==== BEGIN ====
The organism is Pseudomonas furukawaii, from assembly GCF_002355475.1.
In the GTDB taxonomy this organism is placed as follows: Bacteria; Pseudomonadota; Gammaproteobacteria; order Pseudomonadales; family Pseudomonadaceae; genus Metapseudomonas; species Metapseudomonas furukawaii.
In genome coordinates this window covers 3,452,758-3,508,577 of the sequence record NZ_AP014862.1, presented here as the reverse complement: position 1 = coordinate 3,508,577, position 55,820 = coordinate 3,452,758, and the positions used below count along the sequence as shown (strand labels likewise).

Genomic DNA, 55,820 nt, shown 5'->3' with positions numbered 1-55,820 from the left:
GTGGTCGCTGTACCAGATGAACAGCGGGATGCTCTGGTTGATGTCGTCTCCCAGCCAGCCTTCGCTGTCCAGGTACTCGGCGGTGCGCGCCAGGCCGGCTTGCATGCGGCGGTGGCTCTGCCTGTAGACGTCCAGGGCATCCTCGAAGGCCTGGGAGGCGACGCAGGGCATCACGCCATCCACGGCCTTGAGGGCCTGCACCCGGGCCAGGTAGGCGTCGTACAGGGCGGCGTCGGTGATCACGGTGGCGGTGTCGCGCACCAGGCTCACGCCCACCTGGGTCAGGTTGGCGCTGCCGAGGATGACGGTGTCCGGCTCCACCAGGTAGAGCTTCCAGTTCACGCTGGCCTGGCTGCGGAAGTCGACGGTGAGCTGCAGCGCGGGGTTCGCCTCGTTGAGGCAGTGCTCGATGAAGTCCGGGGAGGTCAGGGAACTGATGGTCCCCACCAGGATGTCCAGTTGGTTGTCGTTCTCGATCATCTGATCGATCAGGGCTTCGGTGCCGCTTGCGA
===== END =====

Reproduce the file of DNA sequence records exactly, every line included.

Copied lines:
The organism is Pseudomonas furukawaii, from assembly GCF_002355475.1.
In the GTDB taxonomy this organism is placed as follows: Bacteria; Pseudomonadota; Gammaproteobacteria; order Pseudomonadales; family Pseudomonadaceae; genus Metapseudomonas; species Metapseudomonas furukawaii.
In genome coordinates this window covers 3,452,758-3,508,577 of the sequence record NZ_AP014862.1, presented here as the reverse complement: position 1 = coordinate 3,508,577, position 55,820 = coordinate 3,452,758, and the positions used below count along the sequence as shown (strand labels likewise).

Genomic DNA, 55,820 nt, shown 5'->3' with positions numbered 1-55,820 from the left:
GTGGTCGCTGTACCAGATGAACAGCGGGATGCTCTGGTTGATGTCGTCTCCCAGCCAGCCTTCGCTGTCCAGGTACTCGGCGGTGCGCGCCAGGCCGGCTTGCATGCGGCGGTGGCTCTGCCTGTAGACGTCCAGGGCATCCTCGAAGGCCTGGGAGGCGACGCAGGGCATCACGCCATCCACGGCCTTGAGGGCCTGCACCCGGGCCAGGTAGGCGTCGTACAGGGCGGCGTCGGTGATCACGGTGGCGGTGTCGCGCACCAGGCTCACGCCCACCTGGGTCAGGTTGGCGCTGCCGAGGATGACGGTGTCCGGCTCCACCAGGTAGAGCTTCCAGTTCACGCTGGCCTGGCTGCGGAAGTCGACGGTGAGCTGCAGCGCGGGGTTCGCCTCGTTGAGGCAGTGCTCGATGAAGTCCGGGGAGGTCAGGGAACTGATGGTCCCCACCAGGATGTCCAGTTGGTTGTCGTTCTCGATCATCTGATCGATCAGGGCTTCGGTGCCGCTTGCGA